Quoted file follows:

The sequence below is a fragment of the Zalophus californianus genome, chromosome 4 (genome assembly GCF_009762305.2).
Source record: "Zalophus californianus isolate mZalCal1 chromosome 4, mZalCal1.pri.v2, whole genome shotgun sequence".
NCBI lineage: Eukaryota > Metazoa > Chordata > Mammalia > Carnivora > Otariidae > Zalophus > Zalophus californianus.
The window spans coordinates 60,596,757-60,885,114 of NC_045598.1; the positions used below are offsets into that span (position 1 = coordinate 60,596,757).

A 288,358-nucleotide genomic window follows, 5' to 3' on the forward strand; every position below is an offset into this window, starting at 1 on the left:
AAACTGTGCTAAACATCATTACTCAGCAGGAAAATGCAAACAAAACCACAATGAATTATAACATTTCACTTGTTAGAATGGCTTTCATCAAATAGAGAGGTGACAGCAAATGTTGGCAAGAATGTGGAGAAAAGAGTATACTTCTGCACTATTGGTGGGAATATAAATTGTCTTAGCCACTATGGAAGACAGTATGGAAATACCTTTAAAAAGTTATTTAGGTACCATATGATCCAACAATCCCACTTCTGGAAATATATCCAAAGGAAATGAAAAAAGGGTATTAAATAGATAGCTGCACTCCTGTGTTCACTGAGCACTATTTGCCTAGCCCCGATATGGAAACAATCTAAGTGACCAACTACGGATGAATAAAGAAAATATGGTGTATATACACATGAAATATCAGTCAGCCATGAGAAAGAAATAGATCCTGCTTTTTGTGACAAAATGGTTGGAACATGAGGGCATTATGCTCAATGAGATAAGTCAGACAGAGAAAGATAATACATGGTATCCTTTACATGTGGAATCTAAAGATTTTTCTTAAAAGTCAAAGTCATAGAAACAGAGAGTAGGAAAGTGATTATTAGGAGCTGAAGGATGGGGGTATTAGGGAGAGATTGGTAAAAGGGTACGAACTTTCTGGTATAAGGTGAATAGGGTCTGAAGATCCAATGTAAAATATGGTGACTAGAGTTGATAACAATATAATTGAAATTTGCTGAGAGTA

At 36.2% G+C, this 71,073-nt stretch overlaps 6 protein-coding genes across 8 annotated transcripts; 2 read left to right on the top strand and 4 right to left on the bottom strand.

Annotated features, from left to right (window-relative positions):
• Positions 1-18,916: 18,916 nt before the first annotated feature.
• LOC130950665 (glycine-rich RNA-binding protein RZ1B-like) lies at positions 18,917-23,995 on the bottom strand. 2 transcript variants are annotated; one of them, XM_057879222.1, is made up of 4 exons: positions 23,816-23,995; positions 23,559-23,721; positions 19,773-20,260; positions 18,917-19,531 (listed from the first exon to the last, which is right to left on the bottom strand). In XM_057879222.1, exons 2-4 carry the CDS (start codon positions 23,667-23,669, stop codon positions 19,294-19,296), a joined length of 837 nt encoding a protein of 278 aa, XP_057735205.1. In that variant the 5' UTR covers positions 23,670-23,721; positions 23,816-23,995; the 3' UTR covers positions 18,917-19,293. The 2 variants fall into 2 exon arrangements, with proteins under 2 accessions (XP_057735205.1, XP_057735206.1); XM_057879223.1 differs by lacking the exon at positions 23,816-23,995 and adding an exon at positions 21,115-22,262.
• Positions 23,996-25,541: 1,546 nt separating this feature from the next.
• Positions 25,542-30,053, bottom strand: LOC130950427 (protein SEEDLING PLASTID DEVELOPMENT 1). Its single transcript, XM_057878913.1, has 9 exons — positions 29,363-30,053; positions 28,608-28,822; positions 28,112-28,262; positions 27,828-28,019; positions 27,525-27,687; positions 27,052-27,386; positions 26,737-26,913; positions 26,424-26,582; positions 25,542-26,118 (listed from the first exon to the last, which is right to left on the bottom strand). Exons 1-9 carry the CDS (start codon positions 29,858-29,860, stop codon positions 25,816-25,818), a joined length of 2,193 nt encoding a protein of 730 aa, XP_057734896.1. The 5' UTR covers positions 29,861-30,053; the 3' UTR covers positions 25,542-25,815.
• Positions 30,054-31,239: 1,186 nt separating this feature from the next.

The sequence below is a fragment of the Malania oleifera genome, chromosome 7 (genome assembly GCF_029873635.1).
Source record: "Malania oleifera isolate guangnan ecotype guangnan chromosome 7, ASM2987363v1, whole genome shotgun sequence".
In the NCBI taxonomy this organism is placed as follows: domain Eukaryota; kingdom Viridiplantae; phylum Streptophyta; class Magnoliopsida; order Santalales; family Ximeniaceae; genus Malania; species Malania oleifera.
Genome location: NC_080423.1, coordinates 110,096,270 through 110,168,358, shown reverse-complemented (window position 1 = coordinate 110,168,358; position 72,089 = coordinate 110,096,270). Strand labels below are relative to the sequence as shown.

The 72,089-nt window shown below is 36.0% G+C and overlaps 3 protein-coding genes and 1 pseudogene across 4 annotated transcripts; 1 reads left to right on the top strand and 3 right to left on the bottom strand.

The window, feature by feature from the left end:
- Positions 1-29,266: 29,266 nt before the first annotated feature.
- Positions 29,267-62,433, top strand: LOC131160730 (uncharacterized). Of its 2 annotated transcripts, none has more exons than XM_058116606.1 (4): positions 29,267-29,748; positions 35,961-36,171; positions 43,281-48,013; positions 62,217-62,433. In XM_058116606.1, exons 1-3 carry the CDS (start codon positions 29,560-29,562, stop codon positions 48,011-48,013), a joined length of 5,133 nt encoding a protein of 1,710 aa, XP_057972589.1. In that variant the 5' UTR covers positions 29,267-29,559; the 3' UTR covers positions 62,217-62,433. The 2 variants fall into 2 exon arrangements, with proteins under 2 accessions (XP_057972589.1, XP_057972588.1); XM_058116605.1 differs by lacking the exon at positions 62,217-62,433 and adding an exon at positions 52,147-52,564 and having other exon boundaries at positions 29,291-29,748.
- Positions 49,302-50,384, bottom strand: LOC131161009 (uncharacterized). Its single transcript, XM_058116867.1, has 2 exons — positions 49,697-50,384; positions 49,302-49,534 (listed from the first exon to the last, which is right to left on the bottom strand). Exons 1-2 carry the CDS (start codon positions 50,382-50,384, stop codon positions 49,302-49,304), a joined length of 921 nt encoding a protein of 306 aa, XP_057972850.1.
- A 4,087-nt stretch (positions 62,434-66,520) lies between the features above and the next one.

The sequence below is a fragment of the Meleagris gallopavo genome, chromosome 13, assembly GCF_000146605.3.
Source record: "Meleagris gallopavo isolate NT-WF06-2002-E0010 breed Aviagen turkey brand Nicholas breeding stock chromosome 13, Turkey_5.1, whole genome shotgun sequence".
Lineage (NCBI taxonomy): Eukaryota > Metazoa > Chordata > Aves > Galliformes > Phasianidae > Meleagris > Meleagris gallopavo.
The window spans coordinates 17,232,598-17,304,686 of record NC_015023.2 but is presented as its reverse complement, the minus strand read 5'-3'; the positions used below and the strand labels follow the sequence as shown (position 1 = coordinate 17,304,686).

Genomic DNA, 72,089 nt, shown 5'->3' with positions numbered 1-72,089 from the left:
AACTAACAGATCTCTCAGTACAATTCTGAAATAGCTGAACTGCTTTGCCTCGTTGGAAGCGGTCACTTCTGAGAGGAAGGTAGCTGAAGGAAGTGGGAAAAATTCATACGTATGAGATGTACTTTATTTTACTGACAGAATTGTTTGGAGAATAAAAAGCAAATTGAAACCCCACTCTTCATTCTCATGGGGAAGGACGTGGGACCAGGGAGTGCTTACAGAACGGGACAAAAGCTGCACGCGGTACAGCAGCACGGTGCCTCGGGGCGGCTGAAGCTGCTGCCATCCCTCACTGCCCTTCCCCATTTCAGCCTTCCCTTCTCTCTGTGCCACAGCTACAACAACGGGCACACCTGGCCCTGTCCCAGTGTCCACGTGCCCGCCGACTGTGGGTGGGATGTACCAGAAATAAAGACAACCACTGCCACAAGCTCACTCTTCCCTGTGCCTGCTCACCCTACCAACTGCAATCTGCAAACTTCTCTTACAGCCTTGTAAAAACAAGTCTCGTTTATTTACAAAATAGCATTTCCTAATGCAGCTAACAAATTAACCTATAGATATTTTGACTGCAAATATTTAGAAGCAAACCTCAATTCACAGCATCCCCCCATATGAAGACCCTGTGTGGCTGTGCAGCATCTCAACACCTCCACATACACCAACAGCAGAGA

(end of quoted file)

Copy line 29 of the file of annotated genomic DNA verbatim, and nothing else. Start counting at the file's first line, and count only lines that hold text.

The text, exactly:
AACTAACAGATCTCTCAGTACAATTCTGAAATAGCTGAACTGCTTTGCCTCGTTGGAAGCGGTCACTTCTGAGAGGAAGGTAGCTGAAGGAAGTGGGAAAAATTCATACGTATGAGATGTACTTTATTTTACTGACAGAATTGTTTGGAGAATAAAAAGCAAATTGAAACCCCACTCTTCATTCTCATGGGGAAGGACGTGGGACCAGGGAGTGCTTACAGAACGGGACAAAAGCTGCACGCGGTACAGCAGCACGGTGCCTCGGGGCGGCTGAAGCTGCTGCCATCCCTCACTGCCCTTCCCCATTTCAGCCTTCCCTTCTCTCTGTGCCACAGCTACAACAACGGGCACACCTGGCCCTGTCCCAGTGTCCACGTGCCCGCCGACTGTGGGTGGGATGTACCAGAAATAAAGACAACCACTGCCACAAGCTCACTCTTCCCTGTGCCTGCTCACCCTACCAACTGCAATCTGCAAACTTCTCTTACAGCCTTGTAAAAACAAGTCTCGTTTATTTACAAAATAGCATTTCCTAATGCAGCTAACAAATTAACCTATAGATATTTTGACTGCAAATATTTAGAAGCAAACCTCAATTCACAGCATCCCCCCATATGAAGACCCTGTGTGGCTGTGCAGCATCTCAACACCTCCACATACACCAACAGCAGAGA